The saw’s theme, introduced in the second Section, is, with many octave displacements, a descending version of the first scale beginning on C (played in pairs of ascending major sevenths), followed by a descending version of the second scale, (played in pairs of ascending major sixths) beginning on Db.
There are other types of pitch symmetries employed as well including a 1/4 tone mirror in the third Section, a diatonic mirror in the fourth Section, and a hocketed modal mirror in the sixth Section (with parallel Ionian and Phrygian modes, which are mirrors of each other).
The sixth Section also has a hocketed canon between the two differently tuned groups.
There should be very short pauses between Sections.
Here is deeper analysis, Section by Section:
Section 1: Pyromancy (Divination By Sacrificial Fire)
50bpm; 55 beats plus pause; 67 sec (1m 7s) [for clarity it may be 100bpm/110 beats]. As noted above, much of the material of Divination by Mirrors is generated by the four super-imposed triads — and their 1/4 step sharper counterparts — heard in the opening moments of the piece. From the bottom, the triads are C major, G# minor, D minor, and Gb major. The rhythmic patterns in this Section are Fibonacci number groupings (8,5,3,2,1) which correspond with a gradual change of pitch range from extremities to the middle of the keyboard, ending with a single note. The saw is tacet.
The piece begins with string tremolos for 8 beats followed by 13 beats of 32nd notes. Then, beginning in 6:2 (bar 6, beat 2), 8 beats subdivided into 5 are followed by 5 sets of triplets. In addition, the various subdivided rhythms are related to each other. For example, at 11:3 (bar 11, beat 3) the 5 subdivision repeats 5 times; last time the 5 subdivision repeated 8 times (at 6:2). Similarly, the triplets at 12:4 repeat 3 times whereas at 8:2 they were repeated 5 times. All of these are Fibonacci relationships as are others later that derive from the sequence 1,1,2,3,5,8,13,21…
At bar 14, all parts arrive on a unison C (disregarding the tuning differences). The detuned parts play the C for 5 beats. Then, the detuned first violins enter on a Gb Major triad which is held for 21 beats. The second violins enter with a d minor triad, also held 21 beats, on the 13th beat of the first violin Gb chord. The detuned cellos and basses enter at 22:2 with a C Major chord. The section concludes with the violas playing a g# minor chord for 13 beats.
Section 2: Aeromancy (Divination By Appearances in the Air)
80bpm; 144 beats (plus 2 pickup beats); 108sec (1m 48s) The saw introduces the main theme, consisting of a row divided into two descending augmented scales. The first scale (C,B,G#,G,E,D#) is presented in pairs of ascending major sevenths, the second scale (Db,Bb,A,Gb,F,D) in pairs of ascending major sixths. At any given time, the accompaniment derives from which ever half-row is being played by the melody. The second, 1/4 step higher-pitched group begins playing on the “bridge” of the melody, which occurs 89 beats into the piece — a Fibonacci number and a golden mean division of 144, which is the total number of beats in the section.
Section 3: Psychomancy (Divination By Ghosts) 130bpm; 144 beats; 67 sec (1m 7s) This is a quartertone mirror with notes in Fibonacci-length groups (5,8,13,21). The phrase length and structure as well as the relationship between phrase groups all follow Fibonacci ratios. For example, the section begins with 5 long phrases. Each phrase consists of 3 bars of 5 beats followed by 1 bar of 8 beats. The phrase group is then concluded with a bar of 13. After two repetitions of the material, each an ascending another octave, the section concludes with 1 bar of 13 beats followed by a bar of 8 and a bar of 5.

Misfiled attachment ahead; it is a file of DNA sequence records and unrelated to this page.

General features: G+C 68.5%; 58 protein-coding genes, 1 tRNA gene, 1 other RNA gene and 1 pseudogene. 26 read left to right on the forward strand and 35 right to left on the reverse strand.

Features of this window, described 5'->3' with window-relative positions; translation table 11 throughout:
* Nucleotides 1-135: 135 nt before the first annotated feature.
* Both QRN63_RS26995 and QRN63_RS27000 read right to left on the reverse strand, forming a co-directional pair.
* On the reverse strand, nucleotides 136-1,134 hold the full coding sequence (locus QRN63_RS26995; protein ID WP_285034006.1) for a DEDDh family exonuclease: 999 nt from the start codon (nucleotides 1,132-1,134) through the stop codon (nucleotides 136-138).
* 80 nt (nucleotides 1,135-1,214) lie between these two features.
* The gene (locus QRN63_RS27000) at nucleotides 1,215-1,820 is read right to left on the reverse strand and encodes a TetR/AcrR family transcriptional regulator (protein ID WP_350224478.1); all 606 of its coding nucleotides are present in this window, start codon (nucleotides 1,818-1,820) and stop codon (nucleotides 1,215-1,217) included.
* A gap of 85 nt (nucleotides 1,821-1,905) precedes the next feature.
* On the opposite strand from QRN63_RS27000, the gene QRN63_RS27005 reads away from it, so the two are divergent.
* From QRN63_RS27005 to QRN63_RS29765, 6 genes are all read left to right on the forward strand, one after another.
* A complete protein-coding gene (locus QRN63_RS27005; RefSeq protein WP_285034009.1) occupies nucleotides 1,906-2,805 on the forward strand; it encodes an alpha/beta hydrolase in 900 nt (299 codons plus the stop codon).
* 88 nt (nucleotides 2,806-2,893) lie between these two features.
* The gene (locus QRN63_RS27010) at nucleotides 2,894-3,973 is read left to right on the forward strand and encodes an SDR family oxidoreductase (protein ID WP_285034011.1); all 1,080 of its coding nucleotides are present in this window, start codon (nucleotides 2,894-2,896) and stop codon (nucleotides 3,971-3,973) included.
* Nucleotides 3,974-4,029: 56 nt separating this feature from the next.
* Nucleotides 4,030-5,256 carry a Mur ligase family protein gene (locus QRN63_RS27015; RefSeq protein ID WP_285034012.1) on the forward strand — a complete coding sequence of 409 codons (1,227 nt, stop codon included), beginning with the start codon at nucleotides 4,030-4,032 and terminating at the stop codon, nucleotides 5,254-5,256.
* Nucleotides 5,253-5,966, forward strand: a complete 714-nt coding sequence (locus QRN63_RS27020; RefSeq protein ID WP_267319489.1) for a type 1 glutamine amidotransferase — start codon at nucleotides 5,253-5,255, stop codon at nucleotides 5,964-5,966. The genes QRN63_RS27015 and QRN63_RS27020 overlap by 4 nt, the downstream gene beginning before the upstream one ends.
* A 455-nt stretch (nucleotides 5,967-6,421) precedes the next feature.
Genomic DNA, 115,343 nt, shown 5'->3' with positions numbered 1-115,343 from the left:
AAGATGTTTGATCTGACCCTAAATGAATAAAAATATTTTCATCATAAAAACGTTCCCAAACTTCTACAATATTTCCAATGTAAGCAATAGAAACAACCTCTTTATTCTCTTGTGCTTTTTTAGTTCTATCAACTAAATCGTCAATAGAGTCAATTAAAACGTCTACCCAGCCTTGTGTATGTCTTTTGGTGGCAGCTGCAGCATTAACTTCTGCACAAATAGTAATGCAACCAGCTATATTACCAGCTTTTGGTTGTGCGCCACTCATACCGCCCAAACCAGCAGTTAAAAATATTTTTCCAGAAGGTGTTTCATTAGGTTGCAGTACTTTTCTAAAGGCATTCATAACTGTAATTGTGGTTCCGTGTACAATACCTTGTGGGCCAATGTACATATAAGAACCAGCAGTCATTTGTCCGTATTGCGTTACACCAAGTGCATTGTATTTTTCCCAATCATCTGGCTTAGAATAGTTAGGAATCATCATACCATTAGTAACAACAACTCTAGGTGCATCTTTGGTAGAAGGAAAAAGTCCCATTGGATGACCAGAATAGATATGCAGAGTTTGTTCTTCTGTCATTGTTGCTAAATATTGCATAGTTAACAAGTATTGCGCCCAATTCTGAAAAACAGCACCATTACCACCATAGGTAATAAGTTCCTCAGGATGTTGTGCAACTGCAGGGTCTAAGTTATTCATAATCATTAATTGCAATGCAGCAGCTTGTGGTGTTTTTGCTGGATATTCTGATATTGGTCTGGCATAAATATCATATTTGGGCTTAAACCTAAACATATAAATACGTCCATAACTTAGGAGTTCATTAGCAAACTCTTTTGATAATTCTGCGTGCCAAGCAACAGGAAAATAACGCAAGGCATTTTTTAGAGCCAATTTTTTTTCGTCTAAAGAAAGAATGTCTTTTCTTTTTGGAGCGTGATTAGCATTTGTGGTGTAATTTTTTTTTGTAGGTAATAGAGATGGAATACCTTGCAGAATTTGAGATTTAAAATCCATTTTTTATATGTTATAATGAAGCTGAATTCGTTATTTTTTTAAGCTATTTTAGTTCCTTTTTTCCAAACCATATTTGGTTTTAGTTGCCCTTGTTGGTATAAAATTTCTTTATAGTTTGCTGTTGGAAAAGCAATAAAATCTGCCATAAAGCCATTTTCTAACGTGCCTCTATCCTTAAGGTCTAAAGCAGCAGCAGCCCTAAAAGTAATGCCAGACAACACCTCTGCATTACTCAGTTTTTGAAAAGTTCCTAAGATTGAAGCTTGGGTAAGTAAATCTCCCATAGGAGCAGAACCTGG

The string parts of the section are derived from pitch mirrors that expand from middle C in opposite directions. The pitch clusters grow wider and denser as the section progresses.
The saw plays a much slower version of the mirror beginning with no vibrato and employing a multiphonic gliss at a key moment. This Section is divided into golden mean sections, with each of them subdivided by traditional (equal) symmetry.
Section 4: Oneiromancy (Divination By Dreams)
80bpm; 144 beats; 108 sec (1m 48s) A second theme is introduced with a cello solo. A diatonic mirror based on C major, it consists of a series of 7-6 suspensions — a nod toward the main theme’s use of 7ths and 6ths. It modulates up a quartertone at the golden mean division of the Section (89 beats).
Section 5: Sciomancy (Divination By Shadows)
130bpm; 144 beats; 67 sec (1m 7s) Pizzicato! Back to the augmented scales and their corresponding chords (Gb, dm, g#m, C), the saw plays a variation on the main theme. Symmetrical division of time.
Section 6: Meteoromancy (Divination By Winds)
160bpm; 110 beats; 41 sec Hocketed mirrors between high and low strings with upper playing C Phrygian and lower C Ionian modes. Phrases are Fibonacci groups of sixteenth notes beginning with 1 and 2 (1,2,3,5,8,13,21) followed, after the first note, by rests one Fibonacci member lower in duration (1,1,2,3,5,8,13). Later, the quartertone higher group fills in the rests with a quasi-canon. Saw plays melody based on opening triads.
Section 7: Catoptromancy (Divination By Mirrors)
Cadenza — it should ideally take 1m 7sec. Variations on the two themes and the quartertone mirror.
Section 8: Tephramancy (Divination By Writings in Ashes)
50bpm; 34 beats; 40 sec [for clarity it may be 100bpm/68 beats] The first Section in retrograde and compressed by a ratio of 5/8 in comparison with Section 1, with added saw playing the opening motif in retrograde.